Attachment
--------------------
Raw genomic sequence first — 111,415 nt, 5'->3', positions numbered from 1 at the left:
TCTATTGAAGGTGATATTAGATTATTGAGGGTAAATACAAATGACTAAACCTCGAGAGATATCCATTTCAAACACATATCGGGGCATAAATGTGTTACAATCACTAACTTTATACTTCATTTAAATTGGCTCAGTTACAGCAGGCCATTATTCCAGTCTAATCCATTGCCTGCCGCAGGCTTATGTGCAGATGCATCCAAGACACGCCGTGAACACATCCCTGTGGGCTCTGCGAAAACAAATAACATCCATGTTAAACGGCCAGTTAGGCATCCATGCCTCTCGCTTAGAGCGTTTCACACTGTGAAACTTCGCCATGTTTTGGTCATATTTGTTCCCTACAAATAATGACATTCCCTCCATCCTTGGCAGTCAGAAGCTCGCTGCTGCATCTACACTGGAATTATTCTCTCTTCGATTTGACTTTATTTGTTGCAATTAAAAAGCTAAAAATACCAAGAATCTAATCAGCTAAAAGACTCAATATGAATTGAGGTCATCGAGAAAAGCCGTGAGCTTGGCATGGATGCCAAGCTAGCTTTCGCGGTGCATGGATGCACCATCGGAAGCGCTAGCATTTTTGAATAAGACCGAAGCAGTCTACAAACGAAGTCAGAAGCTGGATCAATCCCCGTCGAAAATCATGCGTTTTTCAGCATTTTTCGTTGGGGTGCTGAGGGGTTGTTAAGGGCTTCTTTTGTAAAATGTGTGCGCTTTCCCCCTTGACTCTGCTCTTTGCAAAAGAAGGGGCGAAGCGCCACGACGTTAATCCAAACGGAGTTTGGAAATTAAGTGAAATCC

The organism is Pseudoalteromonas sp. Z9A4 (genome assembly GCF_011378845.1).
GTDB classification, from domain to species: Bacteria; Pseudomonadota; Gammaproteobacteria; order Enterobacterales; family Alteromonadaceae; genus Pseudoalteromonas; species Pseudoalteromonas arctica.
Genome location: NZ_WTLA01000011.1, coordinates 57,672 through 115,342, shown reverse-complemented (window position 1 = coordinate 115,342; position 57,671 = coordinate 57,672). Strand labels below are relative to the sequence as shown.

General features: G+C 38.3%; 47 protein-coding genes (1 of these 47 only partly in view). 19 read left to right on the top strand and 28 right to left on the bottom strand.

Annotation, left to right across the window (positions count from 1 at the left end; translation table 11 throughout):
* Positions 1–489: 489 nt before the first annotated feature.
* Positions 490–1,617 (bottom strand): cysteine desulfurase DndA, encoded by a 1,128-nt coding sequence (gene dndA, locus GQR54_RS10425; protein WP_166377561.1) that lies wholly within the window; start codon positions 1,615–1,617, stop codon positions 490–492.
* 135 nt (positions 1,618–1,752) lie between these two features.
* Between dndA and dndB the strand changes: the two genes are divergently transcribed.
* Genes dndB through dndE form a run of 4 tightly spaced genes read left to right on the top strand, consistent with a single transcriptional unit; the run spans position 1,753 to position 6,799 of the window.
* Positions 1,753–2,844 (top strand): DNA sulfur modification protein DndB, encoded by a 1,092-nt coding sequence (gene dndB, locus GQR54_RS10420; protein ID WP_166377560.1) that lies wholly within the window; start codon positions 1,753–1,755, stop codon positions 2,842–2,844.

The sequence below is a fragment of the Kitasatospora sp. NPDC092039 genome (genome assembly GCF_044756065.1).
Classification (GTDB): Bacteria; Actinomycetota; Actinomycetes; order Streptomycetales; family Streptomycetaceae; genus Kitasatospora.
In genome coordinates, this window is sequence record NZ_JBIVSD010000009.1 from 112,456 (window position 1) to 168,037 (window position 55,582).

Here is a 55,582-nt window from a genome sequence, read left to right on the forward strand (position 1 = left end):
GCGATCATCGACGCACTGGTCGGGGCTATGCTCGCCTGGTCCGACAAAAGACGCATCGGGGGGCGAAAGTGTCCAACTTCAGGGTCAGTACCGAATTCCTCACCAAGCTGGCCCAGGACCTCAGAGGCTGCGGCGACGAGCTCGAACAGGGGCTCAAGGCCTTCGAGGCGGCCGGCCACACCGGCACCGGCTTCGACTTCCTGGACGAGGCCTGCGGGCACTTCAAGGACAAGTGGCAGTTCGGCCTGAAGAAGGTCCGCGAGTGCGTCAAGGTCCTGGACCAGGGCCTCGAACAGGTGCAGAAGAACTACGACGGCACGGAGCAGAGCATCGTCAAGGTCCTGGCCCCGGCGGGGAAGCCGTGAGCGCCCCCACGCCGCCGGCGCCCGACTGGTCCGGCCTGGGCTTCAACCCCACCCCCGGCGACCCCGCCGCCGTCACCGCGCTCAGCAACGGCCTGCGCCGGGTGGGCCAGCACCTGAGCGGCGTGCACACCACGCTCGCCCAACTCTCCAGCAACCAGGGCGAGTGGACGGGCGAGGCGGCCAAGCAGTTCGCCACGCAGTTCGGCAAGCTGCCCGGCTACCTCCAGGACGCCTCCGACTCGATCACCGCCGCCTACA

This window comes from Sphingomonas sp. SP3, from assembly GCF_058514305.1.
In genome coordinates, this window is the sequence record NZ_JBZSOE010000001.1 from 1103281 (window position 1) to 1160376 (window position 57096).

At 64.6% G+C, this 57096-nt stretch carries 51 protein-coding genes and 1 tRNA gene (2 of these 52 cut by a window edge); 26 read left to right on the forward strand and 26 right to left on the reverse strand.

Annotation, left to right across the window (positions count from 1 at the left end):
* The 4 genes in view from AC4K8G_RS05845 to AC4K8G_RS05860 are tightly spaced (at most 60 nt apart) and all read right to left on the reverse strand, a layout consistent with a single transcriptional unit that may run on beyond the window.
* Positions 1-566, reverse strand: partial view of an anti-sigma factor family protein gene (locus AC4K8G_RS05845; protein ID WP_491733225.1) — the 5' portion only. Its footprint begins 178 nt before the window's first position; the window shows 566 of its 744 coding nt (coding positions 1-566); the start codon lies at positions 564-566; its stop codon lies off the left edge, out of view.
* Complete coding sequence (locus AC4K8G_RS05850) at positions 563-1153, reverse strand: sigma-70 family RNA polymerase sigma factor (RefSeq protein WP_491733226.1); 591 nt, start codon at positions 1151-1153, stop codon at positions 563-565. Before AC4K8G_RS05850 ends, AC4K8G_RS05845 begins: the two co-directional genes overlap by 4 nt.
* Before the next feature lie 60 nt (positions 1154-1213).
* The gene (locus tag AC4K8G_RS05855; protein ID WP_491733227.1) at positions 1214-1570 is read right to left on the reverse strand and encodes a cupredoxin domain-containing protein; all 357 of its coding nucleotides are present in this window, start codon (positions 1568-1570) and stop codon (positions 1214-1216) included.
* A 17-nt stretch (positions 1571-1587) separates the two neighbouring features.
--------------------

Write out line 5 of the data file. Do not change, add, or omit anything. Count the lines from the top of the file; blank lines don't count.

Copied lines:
Genome location: NZ_WTLA01000011.1, coordinates 57,672 through 115,342, shown reverse-complemented (window position 1 = coordinate 115,342; position 57,671 = coordinate 57,672). Strand labels below are relative to the sequence as shown.